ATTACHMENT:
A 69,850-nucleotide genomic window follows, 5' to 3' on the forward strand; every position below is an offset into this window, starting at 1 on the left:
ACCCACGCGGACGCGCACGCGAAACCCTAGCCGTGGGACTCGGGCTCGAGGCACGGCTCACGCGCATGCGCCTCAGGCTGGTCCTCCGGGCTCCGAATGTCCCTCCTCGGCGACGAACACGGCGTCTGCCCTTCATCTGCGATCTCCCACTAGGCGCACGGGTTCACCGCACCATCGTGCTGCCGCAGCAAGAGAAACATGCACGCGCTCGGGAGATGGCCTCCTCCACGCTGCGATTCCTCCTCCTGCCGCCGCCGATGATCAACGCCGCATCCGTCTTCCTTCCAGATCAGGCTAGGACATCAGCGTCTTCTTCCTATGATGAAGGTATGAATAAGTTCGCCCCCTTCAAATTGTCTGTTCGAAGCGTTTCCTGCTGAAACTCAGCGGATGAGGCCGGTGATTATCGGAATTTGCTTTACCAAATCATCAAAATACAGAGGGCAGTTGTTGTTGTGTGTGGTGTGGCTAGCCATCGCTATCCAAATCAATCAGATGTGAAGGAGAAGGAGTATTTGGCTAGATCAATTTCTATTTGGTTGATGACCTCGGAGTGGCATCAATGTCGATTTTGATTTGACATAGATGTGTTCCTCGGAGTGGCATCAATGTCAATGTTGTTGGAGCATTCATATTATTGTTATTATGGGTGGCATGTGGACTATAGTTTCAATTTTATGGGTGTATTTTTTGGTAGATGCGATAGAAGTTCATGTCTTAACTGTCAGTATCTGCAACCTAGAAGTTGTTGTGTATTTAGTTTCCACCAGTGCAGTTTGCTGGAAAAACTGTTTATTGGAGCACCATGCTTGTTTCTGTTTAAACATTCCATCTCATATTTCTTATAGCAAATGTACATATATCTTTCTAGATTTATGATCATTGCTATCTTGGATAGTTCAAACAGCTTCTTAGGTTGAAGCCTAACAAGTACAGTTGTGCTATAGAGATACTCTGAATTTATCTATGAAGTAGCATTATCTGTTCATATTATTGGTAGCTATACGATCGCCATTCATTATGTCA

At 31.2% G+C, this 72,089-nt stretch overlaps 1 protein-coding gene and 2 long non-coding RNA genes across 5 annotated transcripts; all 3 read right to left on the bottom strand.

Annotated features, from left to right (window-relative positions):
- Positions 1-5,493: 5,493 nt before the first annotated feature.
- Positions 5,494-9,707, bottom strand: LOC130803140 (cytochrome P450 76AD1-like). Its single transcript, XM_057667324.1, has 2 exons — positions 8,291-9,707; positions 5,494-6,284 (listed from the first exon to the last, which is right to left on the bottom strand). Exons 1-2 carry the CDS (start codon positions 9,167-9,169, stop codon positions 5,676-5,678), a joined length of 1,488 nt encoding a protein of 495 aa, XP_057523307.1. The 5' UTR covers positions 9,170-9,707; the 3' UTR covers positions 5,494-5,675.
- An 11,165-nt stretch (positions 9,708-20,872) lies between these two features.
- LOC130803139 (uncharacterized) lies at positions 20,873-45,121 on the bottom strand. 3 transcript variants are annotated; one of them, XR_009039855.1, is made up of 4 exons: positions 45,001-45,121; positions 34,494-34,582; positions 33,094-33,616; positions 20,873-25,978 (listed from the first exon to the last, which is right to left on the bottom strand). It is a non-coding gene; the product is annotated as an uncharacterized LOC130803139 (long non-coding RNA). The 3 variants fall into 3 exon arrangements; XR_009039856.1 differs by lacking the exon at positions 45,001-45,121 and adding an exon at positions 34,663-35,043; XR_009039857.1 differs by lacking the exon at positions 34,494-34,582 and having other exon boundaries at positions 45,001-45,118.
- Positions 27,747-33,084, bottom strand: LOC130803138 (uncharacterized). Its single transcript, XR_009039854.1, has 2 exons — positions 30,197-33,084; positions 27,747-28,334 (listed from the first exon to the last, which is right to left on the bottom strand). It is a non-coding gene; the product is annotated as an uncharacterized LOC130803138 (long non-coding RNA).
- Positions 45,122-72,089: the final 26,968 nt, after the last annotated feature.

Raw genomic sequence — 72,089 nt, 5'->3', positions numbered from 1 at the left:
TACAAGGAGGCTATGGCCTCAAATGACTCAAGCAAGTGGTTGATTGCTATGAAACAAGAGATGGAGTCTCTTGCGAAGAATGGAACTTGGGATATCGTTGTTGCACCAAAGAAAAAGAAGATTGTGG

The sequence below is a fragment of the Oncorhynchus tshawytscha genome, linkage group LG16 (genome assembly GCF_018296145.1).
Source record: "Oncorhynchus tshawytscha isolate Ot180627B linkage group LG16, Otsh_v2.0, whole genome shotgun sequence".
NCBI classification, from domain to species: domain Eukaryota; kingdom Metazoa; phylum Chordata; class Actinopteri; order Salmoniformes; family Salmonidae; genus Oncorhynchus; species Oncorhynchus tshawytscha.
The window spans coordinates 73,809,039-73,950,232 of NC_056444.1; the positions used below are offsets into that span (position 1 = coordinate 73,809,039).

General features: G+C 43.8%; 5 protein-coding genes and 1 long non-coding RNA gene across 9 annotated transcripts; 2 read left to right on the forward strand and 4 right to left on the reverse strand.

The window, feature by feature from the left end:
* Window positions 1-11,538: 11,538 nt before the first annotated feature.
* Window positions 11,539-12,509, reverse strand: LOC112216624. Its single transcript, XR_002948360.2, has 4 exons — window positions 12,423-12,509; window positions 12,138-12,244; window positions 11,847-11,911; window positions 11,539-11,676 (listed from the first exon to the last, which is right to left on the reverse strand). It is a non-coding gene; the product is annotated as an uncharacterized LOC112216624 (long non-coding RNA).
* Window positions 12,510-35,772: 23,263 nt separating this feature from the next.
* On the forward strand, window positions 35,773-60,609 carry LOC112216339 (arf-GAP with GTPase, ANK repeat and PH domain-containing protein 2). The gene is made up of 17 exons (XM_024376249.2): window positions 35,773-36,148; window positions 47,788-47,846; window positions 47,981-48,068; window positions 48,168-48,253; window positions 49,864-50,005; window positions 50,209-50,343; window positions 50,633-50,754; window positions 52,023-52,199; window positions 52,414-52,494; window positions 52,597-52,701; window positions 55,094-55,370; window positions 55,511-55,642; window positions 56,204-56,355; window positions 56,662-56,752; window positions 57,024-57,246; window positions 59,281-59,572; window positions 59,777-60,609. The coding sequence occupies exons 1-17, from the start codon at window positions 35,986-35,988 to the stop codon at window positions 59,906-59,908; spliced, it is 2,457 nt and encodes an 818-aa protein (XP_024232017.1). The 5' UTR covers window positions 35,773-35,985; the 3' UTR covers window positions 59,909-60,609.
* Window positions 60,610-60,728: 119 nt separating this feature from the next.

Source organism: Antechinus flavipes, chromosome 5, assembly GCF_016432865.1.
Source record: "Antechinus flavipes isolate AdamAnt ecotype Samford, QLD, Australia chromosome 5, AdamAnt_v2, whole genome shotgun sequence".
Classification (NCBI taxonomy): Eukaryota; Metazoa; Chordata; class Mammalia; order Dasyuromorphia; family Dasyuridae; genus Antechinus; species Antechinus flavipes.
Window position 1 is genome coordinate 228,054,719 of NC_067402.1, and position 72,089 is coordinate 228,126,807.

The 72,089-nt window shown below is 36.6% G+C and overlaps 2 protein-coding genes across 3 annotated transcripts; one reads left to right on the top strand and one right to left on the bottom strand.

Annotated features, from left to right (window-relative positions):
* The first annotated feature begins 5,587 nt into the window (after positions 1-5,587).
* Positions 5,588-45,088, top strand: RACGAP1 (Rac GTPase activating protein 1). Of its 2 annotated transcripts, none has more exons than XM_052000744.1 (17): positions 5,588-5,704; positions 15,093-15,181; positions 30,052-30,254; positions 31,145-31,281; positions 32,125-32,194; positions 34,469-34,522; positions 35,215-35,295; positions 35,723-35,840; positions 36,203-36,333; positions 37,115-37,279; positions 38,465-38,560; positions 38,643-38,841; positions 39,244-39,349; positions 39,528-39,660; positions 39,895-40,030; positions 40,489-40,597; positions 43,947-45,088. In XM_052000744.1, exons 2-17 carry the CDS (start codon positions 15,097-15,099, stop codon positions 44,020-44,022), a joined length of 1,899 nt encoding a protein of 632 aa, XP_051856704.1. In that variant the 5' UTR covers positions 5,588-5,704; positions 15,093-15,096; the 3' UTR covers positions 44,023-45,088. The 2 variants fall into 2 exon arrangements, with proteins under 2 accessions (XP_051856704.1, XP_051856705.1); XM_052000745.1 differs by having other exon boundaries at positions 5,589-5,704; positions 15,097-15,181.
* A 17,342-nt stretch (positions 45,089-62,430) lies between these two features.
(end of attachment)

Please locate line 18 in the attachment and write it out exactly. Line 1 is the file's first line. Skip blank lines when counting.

The window, feature by feature from the left end: